Alphabet Parade: Letter X Worksheets and Activity Suggestions

Exciting news! The letter X has finally joined the Alphabet Parade. The letter X worksheets cover the sound made by the letter X, how to spot the letter X in printed words, and how to write the uppercase and lowercase versions of the letter X. As with all alphabet parade worksheets, there are extra tips and activity suggestions on each worksheet that you can try at home to help your child quickly gain comfort with this letter.

Kindergarten worksheets - letter X

The letter X is the final letter in the Alphabet Parade because the sound made by the letter X is extremely challenging for children to learn. To begin with, the letter X does not have its own sound. Rather, it takes the sound of K and S together to make a “ks” sound. As children are beginning to learn the sounds made by each letter, it is difficult for some children to properly combine the K and S sounds to make the correct “ks” sound.

To help your child get comfortable making the correct letter X sound, encourage him to practice simply saying the name of the letter, since the name also includes the “ks” sound. For example, find a colorful picture in a magazine and ask your child to use a crayon, marker or pencil to place an X on the objects in the picture that you call out. Each time he marks a picture, ask him to say: “X marks the spot!” That phrase will be your cue to call out another object for him to find in the picture.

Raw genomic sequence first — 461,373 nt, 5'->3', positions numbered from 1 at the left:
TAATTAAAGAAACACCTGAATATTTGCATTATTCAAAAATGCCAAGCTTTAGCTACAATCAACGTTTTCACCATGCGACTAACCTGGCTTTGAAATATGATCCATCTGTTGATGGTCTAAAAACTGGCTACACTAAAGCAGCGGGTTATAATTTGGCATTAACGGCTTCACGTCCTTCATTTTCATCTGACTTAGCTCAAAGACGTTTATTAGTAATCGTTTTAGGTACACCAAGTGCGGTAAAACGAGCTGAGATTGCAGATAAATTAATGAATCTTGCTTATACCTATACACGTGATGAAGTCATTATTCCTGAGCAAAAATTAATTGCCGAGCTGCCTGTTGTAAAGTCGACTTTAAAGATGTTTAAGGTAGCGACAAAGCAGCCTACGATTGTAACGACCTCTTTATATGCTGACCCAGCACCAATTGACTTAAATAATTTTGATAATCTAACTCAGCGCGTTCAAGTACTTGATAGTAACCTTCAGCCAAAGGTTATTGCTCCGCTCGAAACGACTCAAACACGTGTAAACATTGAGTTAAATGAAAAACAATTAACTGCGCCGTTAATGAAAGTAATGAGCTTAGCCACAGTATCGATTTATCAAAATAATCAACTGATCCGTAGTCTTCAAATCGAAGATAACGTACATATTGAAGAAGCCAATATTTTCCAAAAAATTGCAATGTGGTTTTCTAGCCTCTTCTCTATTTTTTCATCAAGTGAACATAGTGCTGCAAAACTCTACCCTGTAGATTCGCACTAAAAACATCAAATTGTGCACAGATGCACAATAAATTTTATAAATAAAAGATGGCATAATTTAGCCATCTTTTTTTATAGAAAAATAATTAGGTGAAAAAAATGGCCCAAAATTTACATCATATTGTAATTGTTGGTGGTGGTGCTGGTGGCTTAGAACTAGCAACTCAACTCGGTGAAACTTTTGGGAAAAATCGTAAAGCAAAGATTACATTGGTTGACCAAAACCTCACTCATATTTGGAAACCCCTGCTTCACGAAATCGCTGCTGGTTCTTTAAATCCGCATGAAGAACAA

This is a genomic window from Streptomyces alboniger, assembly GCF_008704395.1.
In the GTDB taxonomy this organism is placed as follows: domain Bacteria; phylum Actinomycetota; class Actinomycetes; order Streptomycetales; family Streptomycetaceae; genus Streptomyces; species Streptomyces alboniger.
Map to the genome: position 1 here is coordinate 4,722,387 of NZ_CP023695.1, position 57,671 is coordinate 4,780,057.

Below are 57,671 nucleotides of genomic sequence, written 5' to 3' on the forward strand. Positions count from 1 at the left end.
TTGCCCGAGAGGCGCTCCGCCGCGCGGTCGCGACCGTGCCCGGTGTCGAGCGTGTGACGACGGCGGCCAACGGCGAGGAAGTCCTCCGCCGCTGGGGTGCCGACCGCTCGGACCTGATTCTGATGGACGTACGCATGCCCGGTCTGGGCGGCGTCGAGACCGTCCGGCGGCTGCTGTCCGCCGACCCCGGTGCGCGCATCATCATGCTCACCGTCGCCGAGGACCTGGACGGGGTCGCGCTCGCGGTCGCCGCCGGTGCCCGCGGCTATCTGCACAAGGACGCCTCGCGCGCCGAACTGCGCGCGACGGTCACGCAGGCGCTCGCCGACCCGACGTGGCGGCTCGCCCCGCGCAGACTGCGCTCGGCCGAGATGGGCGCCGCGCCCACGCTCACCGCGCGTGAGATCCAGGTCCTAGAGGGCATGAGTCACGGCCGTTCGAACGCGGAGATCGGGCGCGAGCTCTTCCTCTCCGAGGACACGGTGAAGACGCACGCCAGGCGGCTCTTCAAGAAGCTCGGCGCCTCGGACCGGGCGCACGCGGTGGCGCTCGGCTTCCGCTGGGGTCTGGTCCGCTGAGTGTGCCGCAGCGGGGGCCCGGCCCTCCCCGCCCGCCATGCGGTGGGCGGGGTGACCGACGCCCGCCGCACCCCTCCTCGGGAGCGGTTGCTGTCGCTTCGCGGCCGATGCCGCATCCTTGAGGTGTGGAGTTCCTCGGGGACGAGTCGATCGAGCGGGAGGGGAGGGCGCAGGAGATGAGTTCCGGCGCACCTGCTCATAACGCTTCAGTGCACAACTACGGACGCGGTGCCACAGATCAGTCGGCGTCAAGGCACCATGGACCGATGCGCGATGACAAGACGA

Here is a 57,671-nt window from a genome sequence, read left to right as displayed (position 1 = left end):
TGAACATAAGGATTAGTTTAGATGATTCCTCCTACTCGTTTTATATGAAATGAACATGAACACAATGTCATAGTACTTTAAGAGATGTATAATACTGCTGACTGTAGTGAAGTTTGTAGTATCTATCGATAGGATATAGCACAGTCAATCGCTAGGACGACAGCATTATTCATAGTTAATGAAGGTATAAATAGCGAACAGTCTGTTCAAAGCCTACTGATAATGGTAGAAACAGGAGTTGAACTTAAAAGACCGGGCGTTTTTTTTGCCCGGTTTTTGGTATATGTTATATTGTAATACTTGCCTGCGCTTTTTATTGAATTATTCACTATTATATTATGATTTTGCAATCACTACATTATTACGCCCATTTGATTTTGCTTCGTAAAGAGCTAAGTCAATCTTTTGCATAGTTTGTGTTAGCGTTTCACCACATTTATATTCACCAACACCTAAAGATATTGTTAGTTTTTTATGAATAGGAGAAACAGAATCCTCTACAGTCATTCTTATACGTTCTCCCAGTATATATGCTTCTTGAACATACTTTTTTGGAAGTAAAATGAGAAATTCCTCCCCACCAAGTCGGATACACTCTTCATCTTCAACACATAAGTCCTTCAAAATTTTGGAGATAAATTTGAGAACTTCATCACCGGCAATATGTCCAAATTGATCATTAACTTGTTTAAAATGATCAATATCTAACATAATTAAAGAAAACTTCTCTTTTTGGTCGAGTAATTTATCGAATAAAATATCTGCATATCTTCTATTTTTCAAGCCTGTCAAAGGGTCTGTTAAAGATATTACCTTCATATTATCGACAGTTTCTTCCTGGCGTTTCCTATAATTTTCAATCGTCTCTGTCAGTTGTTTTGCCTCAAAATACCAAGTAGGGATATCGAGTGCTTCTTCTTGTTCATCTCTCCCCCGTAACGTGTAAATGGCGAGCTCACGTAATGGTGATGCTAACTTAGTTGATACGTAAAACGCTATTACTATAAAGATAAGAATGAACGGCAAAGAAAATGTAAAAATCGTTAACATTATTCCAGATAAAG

The letter X is also challenging for young children because, unlike other letters, it is most commonly placed at the end or middle of a word and is rarely the first letter of a word. Young children typically identify the beginning sounds of words long before they notice the middle or ending sounds, adding another element of difficulty to learning about the letter X.  It is important to note that sometimes the “ks” sound of a letter X is found at the end of a singular word such as fox or box. However, the “ks” sound associated with the letter X is also found in the plural form of a word ending in the K sound, such as socks or ducks. Because the worksheets are designed for children to practice isolating and identifying sounds, the correct spelling of the word should not be a consideration. Instead, encourage your child to focus on the ending sound of the words when completing the letter X worksheets.

Learning to write the letter X is significantly less complex than learning to make and identify the correct letter X sound. The biggest challenge when writing the uppercase and lowercase versions of the letter X is getting the lines to intersect at their midpoints. When writing both the uppercase and lowercase versions, direct your child to begin in the upper left corner of his writing space and make a single, straight line diagonally down to the bottom right corner of the writing space. Then encourage him to add a second line by beginning in the upper right corner of his writing space and drawing diagonally down to the bottom left corner. As a guide, show your child how each line should end directly below the point where the other line began. Also, make sure that your child draws the letter X with just two lines, rather than making one diagonal line and going back to add two short diagonal lines from the middle of the first line.

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